Yunel Escobar was called out in tonight’s Reds-Braves game after getting hit by a thrown ball while running to first base in fair territory. It was the right call. However, lots of times, the umpires don’t make the right call there. (It only seems like it only happens to the Braves, I’m sure.) But I think I figured out why it doesn’t happen all the time, and it’s not because the umpires are incompetent.
Here’s the thing. If the umpires make that call all the time, then the pitchers, catchers, and first basemen who make the plays will have a fun time. They won’t have to try to throw to first base and miss the runner, and they’ll just nail the runner in the back. That’s probably something you want to avoid. So the umpires only call it sometimes. I’m not saying that’s the best way to go necessarily, but I’m guessing that’s why.
Bobby Cox was ejected for arguing (again, the right call). It’s his career 150th ejection.
“How many horrible calls can we see?”
Top of the ninth, Mets-Phillies; my bête noire, Jeff Francoeur, before hitting into his now-infamous game-ending unassisted triple play (who else could do that?) makes a nice sliding catch of a fly ball. The umpire, however, says that it’s not a catch, even though as the broadcasters say, it wasn’t even close. Jeffy, like the whiny little brat he basically is, throws a tantrum and gets in the umpire’s face. (He had a case, but I won’t ever give up a chance to make fun of Francoeur.) The umpires put their heads together and reversed the call.
Charlie Manuel came out to complain. I guess he had to, but normally when it’s that obvious the argument is only pro forma. But he kept at it, during the inning break, and eventually said the magic word or something, because Mark Wegner tossed him. Really, Manuel had to let it go. I’m with the umpires on this one — except for the idiot who made the terrible call to begin with. Maybe he should have been ejected.
Brian McCann just drew a walk on three balls and a strike. Not a strike that was called a ball — a foul ball strike.
Sorry for nothing this week, I have some health issues that limit my typing. Anyway, Tim Tschida just called the same runner out twice on a ground ball. Second time, he was right.
This isn’t my big Hit By Pitch essay, which I hope to write later this week and is basically an indictment of the entire umpiring profession. Last week, nobody reliever Brad Thompson was fined and suspended for throwing at David Wright. Soon after, star starter Matt Cain actually hit Wright in the head, sending the third baseman to the hospital with a concussion and jeopardizing his career. Cain was not punished.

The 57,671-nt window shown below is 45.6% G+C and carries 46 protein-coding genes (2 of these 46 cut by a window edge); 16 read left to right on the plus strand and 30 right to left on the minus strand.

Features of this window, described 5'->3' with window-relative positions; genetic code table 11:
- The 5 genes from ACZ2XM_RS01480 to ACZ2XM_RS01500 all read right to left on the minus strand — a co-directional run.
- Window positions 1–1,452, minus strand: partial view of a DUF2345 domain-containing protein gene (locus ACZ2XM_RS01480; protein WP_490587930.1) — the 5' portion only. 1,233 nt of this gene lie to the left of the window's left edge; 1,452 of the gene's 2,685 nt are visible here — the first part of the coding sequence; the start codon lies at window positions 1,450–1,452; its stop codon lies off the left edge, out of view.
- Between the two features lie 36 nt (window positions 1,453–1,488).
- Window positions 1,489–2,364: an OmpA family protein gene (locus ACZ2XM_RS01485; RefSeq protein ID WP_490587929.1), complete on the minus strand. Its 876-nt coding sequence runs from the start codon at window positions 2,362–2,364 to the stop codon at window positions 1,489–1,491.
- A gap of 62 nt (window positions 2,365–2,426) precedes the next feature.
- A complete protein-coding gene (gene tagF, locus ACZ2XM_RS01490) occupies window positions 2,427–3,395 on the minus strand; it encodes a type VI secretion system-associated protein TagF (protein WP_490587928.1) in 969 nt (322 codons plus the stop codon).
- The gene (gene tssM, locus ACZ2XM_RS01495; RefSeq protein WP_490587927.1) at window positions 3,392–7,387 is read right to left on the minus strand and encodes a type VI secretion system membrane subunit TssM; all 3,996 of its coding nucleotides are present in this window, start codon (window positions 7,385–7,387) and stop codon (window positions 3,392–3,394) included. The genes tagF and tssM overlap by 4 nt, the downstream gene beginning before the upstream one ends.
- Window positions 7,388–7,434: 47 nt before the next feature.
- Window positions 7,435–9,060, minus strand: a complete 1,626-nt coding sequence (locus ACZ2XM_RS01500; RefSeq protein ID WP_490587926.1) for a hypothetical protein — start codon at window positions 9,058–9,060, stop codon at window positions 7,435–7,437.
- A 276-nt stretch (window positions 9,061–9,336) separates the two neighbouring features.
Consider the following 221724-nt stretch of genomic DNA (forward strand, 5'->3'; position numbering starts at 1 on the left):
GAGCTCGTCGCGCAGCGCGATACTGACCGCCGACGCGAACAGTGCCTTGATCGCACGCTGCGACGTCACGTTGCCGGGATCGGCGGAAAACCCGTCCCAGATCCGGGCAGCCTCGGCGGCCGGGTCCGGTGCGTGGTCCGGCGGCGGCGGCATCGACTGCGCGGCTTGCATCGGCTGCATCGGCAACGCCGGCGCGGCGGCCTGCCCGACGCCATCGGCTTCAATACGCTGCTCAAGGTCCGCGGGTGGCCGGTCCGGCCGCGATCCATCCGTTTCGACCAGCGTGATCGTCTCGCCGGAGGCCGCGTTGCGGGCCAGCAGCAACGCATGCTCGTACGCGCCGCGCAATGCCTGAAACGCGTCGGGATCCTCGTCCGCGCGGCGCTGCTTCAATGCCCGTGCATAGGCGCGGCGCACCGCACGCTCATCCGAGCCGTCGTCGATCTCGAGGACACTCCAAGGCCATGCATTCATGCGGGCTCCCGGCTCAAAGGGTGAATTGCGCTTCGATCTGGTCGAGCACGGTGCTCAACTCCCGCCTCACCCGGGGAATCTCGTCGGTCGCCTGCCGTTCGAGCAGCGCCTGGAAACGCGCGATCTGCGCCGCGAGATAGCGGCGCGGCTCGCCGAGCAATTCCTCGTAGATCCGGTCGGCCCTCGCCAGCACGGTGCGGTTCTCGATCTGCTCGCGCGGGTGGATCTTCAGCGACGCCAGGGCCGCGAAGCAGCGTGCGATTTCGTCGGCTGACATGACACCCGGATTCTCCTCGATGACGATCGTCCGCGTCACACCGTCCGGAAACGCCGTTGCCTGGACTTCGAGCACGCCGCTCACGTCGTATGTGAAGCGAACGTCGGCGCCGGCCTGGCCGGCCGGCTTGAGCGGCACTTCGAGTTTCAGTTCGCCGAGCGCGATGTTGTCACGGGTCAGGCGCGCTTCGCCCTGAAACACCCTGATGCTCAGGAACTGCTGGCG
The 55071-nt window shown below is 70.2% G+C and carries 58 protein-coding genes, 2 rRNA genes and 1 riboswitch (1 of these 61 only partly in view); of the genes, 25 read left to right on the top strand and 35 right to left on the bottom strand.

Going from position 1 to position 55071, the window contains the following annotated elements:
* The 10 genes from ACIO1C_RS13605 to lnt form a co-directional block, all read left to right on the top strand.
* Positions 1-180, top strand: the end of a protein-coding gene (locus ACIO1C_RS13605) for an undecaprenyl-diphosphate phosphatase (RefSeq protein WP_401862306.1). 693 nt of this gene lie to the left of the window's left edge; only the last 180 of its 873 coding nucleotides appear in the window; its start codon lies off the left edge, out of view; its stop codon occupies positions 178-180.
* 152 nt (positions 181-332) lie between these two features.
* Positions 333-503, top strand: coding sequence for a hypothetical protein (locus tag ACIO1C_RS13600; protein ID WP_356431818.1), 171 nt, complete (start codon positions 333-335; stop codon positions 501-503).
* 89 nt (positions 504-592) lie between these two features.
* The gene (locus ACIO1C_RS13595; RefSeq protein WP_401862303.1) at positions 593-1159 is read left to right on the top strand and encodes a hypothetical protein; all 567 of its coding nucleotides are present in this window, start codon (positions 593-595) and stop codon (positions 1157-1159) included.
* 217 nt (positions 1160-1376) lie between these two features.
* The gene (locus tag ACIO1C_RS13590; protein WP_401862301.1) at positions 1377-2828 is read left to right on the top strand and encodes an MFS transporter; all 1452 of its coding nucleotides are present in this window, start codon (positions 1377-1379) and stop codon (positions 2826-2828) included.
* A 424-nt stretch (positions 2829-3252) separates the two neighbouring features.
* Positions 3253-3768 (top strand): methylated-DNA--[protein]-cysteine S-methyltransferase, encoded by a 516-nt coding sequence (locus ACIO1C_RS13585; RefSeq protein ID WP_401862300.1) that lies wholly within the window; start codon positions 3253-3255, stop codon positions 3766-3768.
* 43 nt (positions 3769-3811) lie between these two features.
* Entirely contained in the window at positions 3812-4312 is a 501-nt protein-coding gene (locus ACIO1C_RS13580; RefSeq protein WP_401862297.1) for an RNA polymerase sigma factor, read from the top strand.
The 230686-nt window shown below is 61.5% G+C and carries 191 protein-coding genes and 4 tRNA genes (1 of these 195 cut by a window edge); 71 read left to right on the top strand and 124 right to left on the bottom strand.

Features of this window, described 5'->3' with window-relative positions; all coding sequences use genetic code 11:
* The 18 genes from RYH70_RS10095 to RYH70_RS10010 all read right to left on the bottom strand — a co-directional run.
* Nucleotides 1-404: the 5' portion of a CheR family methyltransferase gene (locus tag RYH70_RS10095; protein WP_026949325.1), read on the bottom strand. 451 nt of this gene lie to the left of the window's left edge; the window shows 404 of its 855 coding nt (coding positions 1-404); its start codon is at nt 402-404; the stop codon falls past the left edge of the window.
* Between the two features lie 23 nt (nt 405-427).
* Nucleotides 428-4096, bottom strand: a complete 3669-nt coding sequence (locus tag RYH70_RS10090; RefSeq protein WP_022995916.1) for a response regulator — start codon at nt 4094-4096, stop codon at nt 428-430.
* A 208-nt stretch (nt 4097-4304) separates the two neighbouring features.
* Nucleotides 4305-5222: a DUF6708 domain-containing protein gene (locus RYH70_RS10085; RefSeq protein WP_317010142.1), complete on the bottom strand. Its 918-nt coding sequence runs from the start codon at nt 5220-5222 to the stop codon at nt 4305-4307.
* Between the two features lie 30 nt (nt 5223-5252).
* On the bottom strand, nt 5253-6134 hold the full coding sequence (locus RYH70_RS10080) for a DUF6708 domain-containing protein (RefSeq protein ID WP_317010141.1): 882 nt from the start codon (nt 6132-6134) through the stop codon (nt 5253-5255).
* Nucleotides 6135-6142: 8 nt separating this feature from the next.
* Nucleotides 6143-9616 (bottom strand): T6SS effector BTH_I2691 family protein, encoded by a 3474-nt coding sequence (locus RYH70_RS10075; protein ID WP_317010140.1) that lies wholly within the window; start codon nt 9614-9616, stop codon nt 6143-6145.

There are two ways of looking at this. In one case, Cain was not punished because he didn’t mean to hit Wright, while Thompson, who didn’t hit Wright at all, did mean to. It seems morally questionable to me. “I didn’t mean to hurt him, it was an accident!” People get punished all the time for causing injuries they didn’t really mean to. To my mind, the question is less if Cain wanted to hit Wright than if he cared if he did. That’s the story of the great beanings throughout history. Carl Mays didn’t mean to hit Ray Chapman; he just didn’t care if he did.
The other way of looking at it is that Cain is a star and Thompson is a scrub with a 5.13 ERA who is about a week from being released.
LaTroy Hawkins, as if he didn’t have enough problems with the shingles, was fined last week — an undisclosed amount but enough that he thought it was too much — for saying that Mike Everitt “wanted” the Cubs to win a late July game. Everitt had ejected Hawkins for — say it with me — arguing balls and strikes. In point of fact, according to the Pitch F/X data, Everitt made a clear mistake on only one pitch Hawkins threw — an outside pitch he called a strike. However, three borderline high pitches, any of which could have been called a strike, were called balls. Hawkins works up in the zone.
Baseball is — understandably — very sensitive to any accusation that its umpires might not be neutral. Personally, I’m surprised that they didn’t suspend Hawkins. In other words, he should shut up and take his medicine. Obviously, if Everitt had decided who would win the game, that would be a huge scandal, but there’s really no evidence of that. Tempers run high.
Gary Darling ejected him this time. Apparently we’ve had bad calls and a reversal. More later.
UPDATE: It appears that the game was a badly umpired affair all around — but that Bochy was wrong and Darling right on the call at first leading to the ejection. On the other hand, Pablo Sandoval was apparently hit by a pitch — I have a long rant on HBP saved up, though I don’t know when I’ll be able to write it — but the umpire ruled that he fouled it off his bat. Nonetheless, there was a bases-clearing
brawl milling about after the pitch. And then in the top of the ninth, Darling pulled a rare two-fer, ejecting the Giants’ acting manager Ron Wotus, leaving the team in the hands of the third-base coach. Wotus was arguing a safe call at first on a Rafael Furcal grounder; Furcal probably should have been called out (it was very close, but I thought the throw beat him) and later came around to score the tying run.